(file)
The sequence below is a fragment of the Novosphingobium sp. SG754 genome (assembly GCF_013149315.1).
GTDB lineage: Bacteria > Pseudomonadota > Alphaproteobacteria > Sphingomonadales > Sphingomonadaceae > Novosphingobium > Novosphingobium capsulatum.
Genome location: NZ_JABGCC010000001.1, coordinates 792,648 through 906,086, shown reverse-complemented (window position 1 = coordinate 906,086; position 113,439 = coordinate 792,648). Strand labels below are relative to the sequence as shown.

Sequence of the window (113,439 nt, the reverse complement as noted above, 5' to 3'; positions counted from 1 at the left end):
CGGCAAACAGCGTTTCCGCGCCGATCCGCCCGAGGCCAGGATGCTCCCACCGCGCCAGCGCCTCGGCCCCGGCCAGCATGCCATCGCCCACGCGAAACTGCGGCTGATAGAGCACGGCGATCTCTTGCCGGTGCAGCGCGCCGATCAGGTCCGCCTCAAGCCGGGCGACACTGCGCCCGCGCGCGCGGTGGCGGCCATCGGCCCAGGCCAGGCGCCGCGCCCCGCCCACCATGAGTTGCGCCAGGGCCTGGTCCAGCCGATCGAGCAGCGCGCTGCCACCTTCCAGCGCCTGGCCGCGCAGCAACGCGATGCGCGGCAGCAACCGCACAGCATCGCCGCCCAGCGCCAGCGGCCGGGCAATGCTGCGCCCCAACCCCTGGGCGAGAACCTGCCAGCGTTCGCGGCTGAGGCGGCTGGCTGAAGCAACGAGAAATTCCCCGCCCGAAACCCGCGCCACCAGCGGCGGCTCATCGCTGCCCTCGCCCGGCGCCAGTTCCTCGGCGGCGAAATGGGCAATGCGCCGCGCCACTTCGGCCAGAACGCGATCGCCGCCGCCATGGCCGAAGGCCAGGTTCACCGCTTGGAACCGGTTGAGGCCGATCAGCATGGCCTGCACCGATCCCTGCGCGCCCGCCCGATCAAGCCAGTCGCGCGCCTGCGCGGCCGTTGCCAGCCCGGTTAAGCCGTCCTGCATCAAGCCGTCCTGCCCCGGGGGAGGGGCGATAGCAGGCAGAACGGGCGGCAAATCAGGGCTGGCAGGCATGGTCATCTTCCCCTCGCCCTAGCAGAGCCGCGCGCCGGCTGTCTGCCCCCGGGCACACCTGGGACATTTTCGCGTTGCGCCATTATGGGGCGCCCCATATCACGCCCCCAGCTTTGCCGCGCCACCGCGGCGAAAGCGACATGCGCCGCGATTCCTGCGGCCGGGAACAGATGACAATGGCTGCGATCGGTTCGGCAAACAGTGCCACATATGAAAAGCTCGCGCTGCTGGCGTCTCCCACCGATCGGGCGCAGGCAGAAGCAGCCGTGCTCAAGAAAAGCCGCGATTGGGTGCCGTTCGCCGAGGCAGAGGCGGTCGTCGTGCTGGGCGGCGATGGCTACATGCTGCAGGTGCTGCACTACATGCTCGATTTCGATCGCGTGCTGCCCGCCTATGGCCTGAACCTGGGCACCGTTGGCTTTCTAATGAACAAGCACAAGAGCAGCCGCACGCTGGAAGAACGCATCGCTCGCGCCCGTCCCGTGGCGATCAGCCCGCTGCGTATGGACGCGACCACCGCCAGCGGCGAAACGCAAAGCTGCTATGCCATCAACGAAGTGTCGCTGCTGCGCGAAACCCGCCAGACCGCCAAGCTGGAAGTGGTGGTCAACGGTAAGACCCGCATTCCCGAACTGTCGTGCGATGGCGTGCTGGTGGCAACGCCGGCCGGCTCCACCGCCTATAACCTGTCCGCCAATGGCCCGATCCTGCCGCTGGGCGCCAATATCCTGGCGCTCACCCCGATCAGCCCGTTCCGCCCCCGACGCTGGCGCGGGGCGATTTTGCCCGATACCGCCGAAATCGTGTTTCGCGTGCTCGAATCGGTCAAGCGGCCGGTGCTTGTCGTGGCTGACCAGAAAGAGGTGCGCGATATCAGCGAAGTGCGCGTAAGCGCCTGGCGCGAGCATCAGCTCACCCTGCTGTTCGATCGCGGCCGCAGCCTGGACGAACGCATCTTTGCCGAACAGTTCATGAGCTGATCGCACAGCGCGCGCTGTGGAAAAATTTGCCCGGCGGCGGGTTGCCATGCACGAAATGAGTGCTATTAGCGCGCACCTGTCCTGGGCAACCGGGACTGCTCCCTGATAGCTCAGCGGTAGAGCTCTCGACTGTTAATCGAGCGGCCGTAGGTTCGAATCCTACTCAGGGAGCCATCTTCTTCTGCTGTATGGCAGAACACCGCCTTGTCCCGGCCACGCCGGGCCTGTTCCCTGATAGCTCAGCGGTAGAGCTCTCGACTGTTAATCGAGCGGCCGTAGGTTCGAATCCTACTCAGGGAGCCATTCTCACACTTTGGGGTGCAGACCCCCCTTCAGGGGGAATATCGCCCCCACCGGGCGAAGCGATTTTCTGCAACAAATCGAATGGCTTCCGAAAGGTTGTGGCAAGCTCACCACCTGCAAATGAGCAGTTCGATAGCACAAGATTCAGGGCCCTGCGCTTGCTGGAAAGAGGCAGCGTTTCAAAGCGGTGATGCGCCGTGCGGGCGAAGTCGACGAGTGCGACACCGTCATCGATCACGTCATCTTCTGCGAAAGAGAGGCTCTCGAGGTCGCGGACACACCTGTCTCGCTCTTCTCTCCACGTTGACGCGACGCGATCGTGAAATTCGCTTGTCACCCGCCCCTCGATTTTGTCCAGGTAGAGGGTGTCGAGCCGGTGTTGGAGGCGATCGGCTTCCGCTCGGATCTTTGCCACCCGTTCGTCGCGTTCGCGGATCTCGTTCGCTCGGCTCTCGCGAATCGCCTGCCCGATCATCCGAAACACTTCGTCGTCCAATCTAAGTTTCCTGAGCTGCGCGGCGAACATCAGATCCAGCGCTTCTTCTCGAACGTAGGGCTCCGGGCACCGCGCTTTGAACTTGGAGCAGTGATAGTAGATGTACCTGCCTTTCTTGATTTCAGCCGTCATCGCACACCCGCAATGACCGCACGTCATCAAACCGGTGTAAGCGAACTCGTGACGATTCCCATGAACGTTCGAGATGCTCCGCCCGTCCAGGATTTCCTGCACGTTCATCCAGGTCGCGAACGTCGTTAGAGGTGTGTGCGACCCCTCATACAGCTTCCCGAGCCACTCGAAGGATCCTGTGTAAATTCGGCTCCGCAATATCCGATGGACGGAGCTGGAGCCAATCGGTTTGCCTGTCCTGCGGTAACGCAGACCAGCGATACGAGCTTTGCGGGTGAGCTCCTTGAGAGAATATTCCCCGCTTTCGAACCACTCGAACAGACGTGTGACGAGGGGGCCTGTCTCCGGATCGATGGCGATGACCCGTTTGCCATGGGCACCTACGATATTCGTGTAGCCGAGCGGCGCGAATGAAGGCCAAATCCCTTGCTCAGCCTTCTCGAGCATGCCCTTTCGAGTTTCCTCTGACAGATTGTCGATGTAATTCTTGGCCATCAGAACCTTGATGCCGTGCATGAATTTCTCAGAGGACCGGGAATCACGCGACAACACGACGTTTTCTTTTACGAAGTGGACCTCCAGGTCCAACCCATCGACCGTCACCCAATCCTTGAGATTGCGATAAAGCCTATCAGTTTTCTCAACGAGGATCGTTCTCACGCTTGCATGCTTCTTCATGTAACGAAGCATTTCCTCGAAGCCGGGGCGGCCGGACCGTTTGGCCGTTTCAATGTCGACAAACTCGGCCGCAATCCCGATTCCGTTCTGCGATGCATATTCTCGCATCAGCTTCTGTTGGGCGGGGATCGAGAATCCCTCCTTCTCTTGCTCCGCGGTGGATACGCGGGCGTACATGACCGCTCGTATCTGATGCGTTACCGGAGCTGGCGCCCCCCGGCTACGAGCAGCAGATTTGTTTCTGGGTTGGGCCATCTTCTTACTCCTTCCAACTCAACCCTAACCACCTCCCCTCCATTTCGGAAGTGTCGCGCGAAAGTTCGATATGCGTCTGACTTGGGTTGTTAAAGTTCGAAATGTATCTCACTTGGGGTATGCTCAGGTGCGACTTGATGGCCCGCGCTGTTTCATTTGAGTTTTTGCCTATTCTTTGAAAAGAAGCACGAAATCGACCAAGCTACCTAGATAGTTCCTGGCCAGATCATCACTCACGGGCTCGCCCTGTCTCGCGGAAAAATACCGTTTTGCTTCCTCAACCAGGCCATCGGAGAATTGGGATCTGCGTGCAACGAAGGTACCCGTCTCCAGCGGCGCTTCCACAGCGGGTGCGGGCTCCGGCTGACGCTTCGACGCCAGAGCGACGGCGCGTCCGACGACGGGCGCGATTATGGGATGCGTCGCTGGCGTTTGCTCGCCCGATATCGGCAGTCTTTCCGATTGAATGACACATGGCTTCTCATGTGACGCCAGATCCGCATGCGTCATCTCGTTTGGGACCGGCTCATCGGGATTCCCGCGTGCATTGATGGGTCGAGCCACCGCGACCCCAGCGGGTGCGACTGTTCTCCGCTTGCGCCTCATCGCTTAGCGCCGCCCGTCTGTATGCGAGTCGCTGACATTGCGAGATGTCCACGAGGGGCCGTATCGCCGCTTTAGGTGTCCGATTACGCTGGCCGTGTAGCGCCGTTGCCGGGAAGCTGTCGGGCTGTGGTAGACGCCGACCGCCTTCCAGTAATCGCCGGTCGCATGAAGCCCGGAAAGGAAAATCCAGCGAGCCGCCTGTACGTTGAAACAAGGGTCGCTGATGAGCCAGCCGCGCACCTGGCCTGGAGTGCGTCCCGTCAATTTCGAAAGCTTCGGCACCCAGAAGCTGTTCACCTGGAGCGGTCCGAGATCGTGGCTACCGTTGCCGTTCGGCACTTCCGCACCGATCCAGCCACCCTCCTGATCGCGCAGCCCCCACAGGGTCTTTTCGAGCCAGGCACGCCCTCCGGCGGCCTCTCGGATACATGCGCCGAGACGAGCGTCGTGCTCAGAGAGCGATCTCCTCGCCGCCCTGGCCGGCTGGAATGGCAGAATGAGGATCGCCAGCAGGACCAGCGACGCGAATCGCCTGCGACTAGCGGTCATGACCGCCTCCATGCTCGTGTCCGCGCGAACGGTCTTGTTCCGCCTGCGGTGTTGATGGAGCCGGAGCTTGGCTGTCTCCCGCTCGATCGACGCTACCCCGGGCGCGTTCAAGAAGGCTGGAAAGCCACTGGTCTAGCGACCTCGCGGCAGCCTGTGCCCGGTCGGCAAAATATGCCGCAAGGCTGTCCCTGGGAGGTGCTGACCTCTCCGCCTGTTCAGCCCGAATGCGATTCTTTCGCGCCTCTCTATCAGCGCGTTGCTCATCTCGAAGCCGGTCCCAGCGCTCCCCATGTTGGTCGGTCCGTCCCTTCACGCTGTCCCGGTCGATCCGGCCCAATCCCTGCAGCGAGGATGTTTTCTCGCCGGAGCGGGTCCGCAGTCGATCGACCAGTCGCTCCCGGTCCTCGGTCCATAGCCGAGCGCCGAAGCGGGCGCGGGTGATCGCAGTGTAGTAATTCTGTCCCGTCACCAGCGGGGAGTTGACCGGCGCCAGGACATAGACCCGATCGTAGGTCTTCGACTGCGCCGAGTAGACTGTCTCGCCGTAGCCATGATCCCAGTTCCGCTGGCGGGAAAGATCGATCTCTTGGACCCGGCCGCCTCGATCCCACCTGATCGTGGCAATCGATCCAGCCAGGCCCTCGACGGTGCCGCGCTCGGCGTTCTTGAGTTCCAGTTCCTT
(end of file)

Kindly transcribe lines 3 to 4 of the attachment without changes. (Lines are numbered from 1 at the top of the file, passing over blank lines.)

Genome location: NZ_JABGCC010000001.1, coordinates 792,648 through 906,086, shown reverse-complemented (window position 1 = coordinate 906,086; position 113,439 = coordinate 792,648). Strand labels below are relative to the sequence as shown.

Sequence of the window (113,439 nt, the reverse complement as noted above, 5' to 3'; positions counted from 1 at the left end):